Album Review: Amy Ray, ‘If It All Goes South’

On her tenth solo album, Amy Ray traverses the musical landscape, traveling from funky gospel to Gypsy folk to a hoedown shouter, and beyond.

The opening track, “Joy Train,” is fueled with swampy, funky, chooglin’ guitars, infused by the strains of a B3. Ray rolls through a battered Southern landscape marred by racism, intolerance, and hopelessness. Nevertheless, she testifies to the hope and joy buried in the actions and testimony of those who came before.

At the end of alternating verses, she shouts the refrain of the old spiritual “Roll Jordan Roll,” to gather her community. The tune moves from minor chord lament to major chord acclamation. On the song’s instrumental bridge, Allison Brown’s snaking banjo riffs lead the song heavenward. In the final verse and chorus, Ray—along with backing vocalists Hannah West, Mary Bragg, and Becky Warren—modulates into a gospel-inflected revival of hope.

Ray and her band reimagine the already poignant, beautiful “Chuck Will’s Widow” from her 2018 Holler album. This time, Sara Watkins’s lonesome violin opens the track. Before long, Jeff Fielder’s unspooling Dobro, Sarah Jarosz’s sprightly mandolin, and Daniel Walker’s shimmering accordion weave around one another. I’m With Her—Jarosz, Watkins, and Aoife O’Donovan—sing call-and-response to Ray’s tender vocals, mimicking the cries of the title’s whippoorwill.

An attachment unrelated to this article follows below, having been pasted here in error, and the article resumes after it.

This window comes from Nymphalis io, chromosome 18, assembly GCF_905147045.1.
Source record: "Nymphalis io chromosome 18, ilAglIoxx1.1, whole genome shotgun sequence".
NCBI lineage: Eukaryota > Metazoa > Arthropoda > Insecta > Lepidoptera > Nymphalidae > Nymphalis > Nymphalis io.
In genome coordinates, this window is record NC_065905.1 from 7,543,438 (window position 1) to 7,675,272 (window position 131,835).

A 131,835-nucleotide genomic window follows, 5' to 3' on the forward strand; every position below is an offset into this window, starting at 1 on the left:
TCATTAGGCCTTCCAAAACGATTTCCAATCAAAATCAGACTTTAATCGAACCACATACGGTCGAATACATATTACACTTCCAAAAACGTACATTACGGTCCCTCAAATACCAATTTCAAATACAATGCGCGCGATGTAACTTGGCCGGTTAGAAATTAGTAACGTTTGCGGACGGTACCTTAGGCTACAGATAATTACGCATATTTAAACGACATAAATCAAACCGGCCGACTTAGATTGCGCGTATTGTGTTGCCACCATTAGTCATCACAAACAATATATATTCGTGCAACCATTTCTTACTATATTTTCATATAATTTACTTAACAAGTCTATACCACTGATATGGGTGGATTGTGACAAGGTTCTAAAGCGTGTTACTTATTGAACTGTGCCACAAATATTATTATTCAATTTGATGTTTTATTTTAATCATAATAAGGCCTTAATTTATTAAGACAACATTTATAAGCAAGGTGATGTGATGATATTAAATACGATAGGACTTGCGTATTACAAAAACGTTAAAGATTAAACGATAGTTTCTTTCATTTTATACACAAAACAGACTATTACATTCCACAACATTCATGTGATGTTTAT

Cascading acoustic guitars flow beneath Ray’s remake of Indigo Girls’ “They Won’t Have Me” (originally from 2006’s Despite Our Differences). The song moves from its acoustic opening section to a more strident electric section, following the instrumental bridge of Brown’s rolling banjo.

“From This Room,” may be the best song on the album, with its intimate, lullaby blend of Fielder’s ululating slide guitar and Matt Smith’s ringing pedal steel, which converse beneath Ray’s meditative vocals. The arrangement is both sonically and lyrically reminiscent of Jackson Browne’s early songs.

“A Mighty Thing”—a bluegrass rambler with a gospel kick—takes on the hypocrisy of conventional Christianity. Its lyrics call out the ways religious teachers occasionally pass along messages that hurt and demean in the name of healing and righteousness. The gently rolling “Muscadine,” meanwhile, is a spaciously unfolding ode to love, with Ray using her wild-grape-loving dog as an image of acceptance. (“All he needs is a hand that is kind.”)

All told, If It All Goes South is an electrifying disc. It showcases Ray’s lyrical ingenuity, her acute moral sensibility, her unflagging desire change the world for the good, and her captivating way of expressing both the beauty and ugliness of humanity in a song.


If It All Goes South is available HERE.


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